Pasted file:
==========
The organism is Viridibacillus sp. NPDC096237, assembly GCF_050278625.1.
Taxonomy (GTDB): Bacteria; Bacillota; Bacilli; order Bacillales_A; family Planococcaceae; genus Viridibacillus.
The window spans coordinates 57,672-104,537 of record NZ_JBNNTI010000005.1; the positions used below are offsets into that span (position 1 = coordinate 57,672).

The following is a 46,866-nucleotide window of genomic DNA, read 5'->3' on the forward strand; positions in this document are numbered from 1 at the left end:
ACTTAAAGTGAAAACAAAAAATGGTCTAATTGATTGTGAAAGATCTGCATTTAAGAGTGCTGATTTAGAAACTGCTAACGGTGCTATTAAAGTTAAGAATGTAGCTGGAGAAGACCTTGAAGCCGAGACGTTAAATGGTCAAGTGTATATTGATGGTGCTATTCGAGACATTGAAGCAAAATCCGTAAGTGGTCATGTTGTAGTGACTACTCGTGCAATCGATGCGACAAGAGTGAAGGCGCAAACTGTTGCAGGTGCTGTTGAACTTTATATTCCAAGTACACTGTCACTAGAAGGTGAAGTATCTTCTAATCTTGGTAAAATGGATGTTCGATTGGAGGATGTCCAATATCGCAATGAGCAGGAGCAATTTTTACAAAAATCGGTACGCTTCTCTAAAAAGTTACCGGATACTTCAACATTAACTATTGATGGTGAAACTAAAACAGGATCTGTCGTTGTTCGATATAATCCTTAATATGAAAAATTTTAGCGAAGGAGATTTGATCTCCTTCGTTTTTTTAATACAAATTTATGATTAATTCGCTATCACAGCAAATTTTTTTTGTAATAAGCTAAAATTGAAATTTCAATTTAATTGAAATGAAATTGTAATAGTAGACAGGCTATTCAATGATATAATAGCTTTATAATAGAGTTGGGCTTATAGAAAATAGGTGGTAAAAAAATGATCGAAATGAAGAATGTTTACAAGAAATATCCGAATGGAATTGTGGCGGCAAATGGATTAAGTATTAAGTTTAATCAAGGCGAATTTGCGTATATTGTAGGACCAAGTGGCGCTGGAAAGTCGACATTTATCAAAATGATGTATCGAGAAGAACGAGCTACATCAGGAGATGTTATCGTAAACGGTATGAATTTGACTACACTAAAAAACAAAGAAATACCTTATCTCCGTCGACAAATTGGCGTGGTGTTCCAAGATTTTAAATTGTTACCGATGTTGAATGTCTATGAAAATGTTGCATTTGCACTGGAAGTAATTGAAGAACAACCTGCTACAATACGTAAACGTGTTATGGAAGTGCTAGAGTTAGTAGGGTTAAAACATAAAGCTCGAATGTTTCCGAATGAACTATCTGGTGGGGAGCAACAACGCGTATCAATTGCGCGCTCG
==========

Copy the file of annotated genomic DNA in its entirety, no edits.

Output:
The organism is Viridibacillus sp. NPDC096237, assembly GCF_050278625.1.
Taxonomy (GTDB): Bacteria; Bacillota; Bacilli; order Bacillales_A; family Planococcaceae; genus Viridibacillus.
The window spans coordinates 57,672-104,537 of record NZ_JBNNTI010000005.1; the positions used below are offsets into that span (position 1 = coordinate 57,672).

The following is a 46,866-nucleotide window of genomic DNA, read 5'->3' on the forward strand; positions in this document are numbered from 1 at the left end:
ACTTAAAGTGAAAACAAAAAATGGTCTAATTGATTGTGAAAGATCTGCATTTAAGAGTGCTGATTTAGAAACTGCTAACGGTGCTATTAAAGTTAAGAATGTAGCTGGAGAAGACCTTGAAGCCGAGACGTTAAATGGTCAAGTGTATATTGATGGTGCTATTCGAGACATTGAAGCAAAATCCGTAAGTGGTCATGTTGTAGTGACTACTCGTGCAATCGATGCGACAAGAGTGAAGGCGCAAACTGTTGCAGGTGCTGTTGAACTTTATATTCCAAGTACACTGTCACTAGAAGGTGAAGTATCTTCTAATCTTGGTAAAATGGATGTTCGATTGGAGGATGTCCAATATCGCAATGAGCAGGAGCAATTTTTACAAAAATCGGTACGCTTCTCTAAAAAGTTACCGGATACTTCAACATTAACTATTGATGGTGAAACTAAAACAGGATCTGTCGTTGTTCGATATAATCCTTAATATGAAAAATTTTAGCGAAGGAGATTTGATCTCCTTCGTTTTTTTAATACAAATTTATGATTAATTCGCTATCACAGCAAATTTTTTTTGTAATAAGCTAAAATTGAAATTTCAATTTAATTGAAATGAAATTGTAATAGTAGACAGGCTATTCAATGATATAATAGCTTTATAATAGAGTTGGGCTTATAGAAAATAGGTGGTAAAAAAATGATCGAAATGAAGAATGTTTACAAGAAATATCCGAATGGAATTGTGGCGGCAAATGGATTAAGTATTAAGTTTAATCAAGGCGAATTTGCGTATATTGTAGGACCAAGTGGCGCTGGAAAGTCGACATTTATCAAAATGATGTATCGAGAAGAACGAGCTACATCAGGAGATGTTATCGTAAACGGTATGAATTTGACTACACTAAAAAACAAAGAAATACCTTATCTCCGTCGACAAATTGGCGTGGTGTTCCAAGATTTTAAATTGTTACCGATGTTGAATGTCTATGAAAATGTTGCATTTGCACTGGAAGTAATTGAAGAACAACCTGCTACAATACGTAAACGTGTTATGGAAGTGCTAGAGTTAGTAGGGTTAAAACATAAAGCTCGAATGTTTCCGAATGAACTATCTGGTGGGGAGCAACAACGCGTATCAATTGCGCGCTCG